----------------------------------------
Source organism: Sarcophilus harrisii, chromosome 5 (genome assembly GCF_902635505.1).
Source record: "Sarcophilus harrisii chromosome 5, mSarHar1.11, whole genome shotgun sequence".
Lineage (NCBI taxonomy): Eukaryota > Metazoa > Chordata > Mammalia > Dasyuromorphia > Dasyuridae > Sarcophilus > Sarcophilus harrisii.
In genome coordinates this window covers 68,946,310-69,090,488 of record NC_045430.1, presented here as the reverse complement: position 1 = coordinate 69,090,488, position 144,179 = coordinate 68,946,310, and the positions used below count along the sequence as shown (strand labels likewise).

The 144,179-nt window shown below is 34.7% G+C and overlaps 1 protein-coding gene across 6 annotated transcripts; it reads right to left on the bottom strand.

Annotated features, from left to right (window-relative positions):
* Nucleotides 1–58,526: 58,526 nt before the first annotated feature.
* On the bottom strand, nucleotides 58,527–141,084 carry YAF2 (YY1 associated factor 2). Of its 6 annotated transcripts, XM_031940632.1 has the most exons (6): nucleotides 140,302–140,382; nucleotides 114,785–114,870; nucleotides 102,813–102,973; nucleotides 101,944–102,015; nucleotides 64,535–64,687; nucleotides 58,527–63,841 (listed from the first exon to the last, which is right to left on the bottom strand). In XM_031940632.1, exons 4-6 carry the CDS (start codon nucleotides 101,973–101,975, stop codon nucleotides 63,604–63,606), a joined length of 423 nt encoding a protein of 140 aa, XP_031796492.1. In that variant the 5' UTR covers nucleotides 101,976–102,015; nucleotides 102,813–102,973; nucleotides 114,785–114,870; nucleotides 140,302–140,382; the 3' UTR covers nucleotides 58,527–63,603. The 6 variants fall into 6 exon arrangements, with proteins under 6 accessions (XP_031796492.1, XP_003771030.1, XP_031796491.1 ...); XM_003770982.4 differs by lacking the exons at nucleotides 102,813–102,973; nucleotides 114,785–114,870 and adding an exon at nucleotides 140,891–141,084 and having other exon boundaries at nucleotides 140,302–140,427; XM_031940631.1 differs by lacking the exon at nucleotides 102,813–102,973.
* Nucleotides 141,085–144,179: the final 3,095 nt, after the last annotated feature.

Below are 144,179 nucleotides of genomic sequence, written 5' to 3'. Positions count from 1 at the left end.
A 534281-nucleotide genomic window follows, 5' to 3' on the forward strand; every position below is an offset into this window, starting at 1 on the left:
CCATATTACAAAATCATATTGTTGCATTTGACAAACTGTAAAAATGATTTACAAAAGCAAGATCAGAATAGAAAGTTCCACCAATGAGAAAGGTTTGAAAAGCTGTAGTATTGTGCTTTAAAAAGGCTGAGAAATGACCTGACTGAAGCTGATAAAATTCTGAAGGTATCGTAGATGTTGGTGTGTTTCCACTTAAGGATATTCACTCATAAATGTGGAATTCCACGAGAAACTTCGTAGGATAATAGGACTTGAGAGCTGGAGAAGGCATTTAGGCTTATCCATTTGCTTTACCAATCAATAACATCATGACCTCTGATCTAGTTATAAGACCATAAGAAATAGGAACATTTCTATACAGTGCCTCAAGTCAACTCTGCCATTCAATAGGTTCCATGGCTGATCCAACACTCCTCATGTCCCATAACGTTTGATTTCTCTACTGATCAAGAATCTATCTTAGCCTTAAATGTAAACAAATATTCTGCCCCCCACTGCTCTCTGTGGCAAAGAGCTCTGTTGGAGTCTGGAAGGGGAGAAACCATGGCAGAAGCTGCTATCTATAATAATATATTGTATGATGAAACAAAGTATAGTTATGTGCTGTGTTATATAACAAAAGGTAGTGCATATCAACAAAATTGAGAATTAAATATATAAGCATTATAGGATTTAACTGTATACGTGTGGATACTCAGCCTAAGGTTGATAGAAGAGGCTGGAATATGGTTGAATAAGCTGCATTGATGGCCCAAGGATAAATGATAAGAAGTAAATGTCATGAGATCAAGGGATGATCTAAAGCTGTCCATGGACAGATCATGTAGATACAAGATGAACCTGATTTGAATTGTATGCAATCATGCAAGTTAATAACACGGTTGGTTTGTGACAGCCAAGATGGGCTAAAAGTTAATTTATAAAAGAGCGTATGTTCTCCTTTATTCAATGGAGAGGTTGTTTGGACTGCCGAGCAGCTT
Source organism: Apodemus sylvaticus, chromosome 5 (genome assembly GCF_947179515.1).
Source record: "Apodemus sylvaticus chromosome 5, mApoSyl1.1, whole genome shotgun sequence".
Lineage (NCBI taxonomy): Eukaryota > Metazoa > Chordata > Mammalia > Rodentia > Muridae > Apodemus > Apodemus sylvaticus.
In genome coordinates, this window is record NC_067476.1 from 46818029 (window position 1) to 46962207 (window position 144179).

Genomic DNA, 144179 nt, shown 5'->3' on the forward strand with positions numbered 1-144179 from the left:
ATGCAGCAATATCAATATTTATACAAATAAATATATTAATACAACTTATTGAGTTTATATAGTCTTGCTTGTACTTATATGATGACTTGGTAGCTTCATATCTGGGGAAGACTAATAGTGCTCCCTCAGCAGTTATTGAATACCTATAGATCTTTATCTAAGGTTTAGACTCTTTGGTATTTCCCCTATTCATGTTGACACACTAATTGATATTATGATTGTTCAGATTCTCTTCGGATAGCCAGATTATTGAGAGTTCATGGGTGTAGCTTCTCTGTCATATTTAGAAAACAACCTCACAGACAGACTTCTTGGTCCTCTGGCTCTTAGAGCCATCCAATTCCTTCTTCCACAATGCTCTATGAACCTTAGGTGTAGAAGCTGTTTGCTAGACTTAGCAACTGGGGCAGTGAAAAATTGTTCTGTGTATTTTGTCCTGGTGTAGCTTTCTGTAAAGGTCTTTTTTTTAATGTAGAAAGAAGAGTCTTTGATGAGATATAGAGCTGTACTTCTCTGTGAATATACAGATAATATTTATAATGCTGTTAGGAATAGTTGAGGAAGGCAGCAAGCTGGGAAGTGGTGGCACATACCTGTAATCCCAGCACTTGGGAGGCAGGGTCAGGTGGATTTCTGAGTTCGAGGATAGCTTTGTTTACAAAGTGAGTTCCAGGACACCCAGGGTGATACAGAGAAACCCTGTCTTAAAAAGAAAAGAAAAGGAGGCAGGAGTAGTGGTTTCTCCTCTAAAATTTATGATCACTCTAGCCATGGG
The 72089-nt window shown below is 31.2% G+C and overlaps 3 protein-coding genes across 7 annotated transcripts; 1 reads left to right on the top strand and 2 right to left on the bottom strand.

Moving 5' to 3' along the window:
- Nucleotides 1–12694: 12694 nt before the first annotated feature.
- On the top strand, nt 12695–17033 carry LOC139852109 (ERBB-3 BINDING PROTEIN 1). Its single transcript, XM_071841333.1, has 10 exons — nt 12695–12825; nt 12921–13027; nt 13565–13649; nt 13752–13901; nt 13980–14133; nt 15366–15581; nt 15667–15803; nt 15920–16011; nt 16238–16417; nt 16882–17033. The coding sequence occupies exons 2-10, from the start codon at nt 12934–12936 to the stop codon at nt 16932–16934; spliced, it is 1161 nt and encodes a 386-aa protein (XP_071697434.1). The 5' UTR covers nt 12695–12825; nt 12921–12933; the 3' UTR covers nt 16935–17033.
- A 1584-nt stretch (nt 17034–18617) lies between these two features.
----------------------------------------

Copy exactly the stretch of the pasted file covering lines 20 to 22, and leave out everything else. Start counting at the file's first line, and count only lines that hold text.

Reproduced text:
Moving 5' to 3' along the window:
- Nucleotides 1–12694: 12694 nt before the first annotated feature.
- On the top strand, nt 12695–17033 carry LOC139852109 (ERBB-3 BINDING PROTEIN 1). Its single transcript, XM_071841333.1, has 10 exons — nt 12695–12825; nt 12921–13027; nt 13565–13649; nt 13752–13901; nt 13980–14133; nt 15366–15581; nt 15667–15803; nt 15920–16011; nt 16238–16417; nt 16882–17033. The coding sequence occupies exons 2-10, from the start codon at nt 12934–12936 to the stop codon at nt 16932–16934; spliced, it is 1161 nt and encodes a 386-aa protein (XP_071697434.1). The 5' UTR covers nt 12695–12825; nt 12921–12933; the 3' UTR covers nt 16935–17033.